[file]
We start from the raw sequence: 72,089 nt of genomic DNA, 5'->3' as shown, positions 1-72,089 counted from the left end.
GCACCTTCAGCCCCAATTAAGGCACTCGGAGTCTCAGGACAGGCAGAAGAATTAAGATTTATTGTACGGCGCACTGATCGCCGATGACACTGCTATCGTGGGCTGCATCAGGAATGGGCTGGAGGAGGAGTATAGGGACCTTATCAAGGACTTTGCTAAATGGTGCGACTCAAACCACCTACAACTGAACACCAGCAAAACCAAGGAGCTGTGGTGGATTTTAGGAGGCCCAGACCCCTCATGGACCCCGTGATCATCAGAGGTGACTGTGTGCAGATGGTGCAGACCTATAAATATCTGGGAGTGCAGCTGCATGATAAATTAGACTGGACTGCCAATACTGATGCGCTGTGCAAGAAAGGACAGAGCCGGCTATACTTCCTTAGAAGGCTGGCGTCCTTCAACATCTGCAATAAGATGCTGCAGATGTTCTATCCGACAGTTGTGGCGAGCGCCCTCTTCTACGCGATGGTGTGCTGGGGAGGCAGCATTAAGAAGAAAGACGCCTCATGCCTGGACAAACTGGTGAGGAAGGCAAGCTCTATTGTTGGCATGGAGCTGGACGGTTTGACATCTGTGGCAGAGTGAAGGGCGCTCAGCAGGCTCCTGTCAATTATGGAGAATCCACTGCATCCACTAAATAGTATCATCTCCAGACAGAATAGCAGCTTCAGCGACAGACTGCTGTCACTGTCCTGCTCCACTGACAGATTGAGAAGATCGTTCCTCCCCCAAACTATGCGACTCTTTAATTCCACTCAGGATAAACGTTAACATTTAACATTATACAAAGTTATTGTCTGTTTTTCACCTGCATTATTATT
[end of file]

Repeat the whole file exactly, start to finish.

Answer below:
We start from the raw sequence: 72,089 nt of genomic DNA, 5'->3' as shown, positions 1-72,089 counted from the left end.
GCACCTTCAGCCCCAATTAAGGCACTCGGAGTCTCAGGACAGGCAGAAGAATTAAGATTTATTGTACGGCGCACTGATCGCCGATGACACTGCTATCGTGGGCTGCATCAGGAATGGGCTGGAGGAGGAGTATAGGGACCTTATCAAGGACTTTGCTAAATGGTGCGACTCAAACCACCTACAACTGAACACCAGCAAAACCAAGGAGCTGTGGTGGATTTTAGGAGGCCCAGACCCCTCATGGACCCCGTGATCATCAGAGGTGACTGTGTGCAGATGGTGCAGACCTATAAATATCTGGGAGTGCAGCTGCATGATAAATTAGACTGGACTGCCAATACTGATGCGCTGTGCAAGAAAGGACAGAGCCGGCTATACTTCCTTAGAAGGCTGGCGTCCTTCAACATCTGCAATAAGATGCTGCAGATGTTCTATCCGACAGTTGTGGCGAGCGCCCTCTTCTACGCGATGGTGTGCTGGGGAGGCAGCATTAAGAAGAAAGACGCCTCATGCCTGGACAAACTGGTGAGGAAGGCAAGCTCTATTGTTGGCATGGAGCTGGACGGTTTGACATCTGTGGCAGAGTGAAGGGCGCTCAGCAGGCTCCTGTCAATTATGGAGAATCCACTGCATCCACTAAATAGTATCATCTCCAGACAGAATAGCAGCTTCAGCGACAGACTGCTGTCACTGTCCTGCTCCACTGACAGATTGAGAAGATCGTTCCTCCCCCAAACTATGCGACTCTTTAATTCCACTCAGGATAAACGTTAACATTTAACATTATACAAAGTTATTGTCTGTTTTTCACCTGCATTATTATT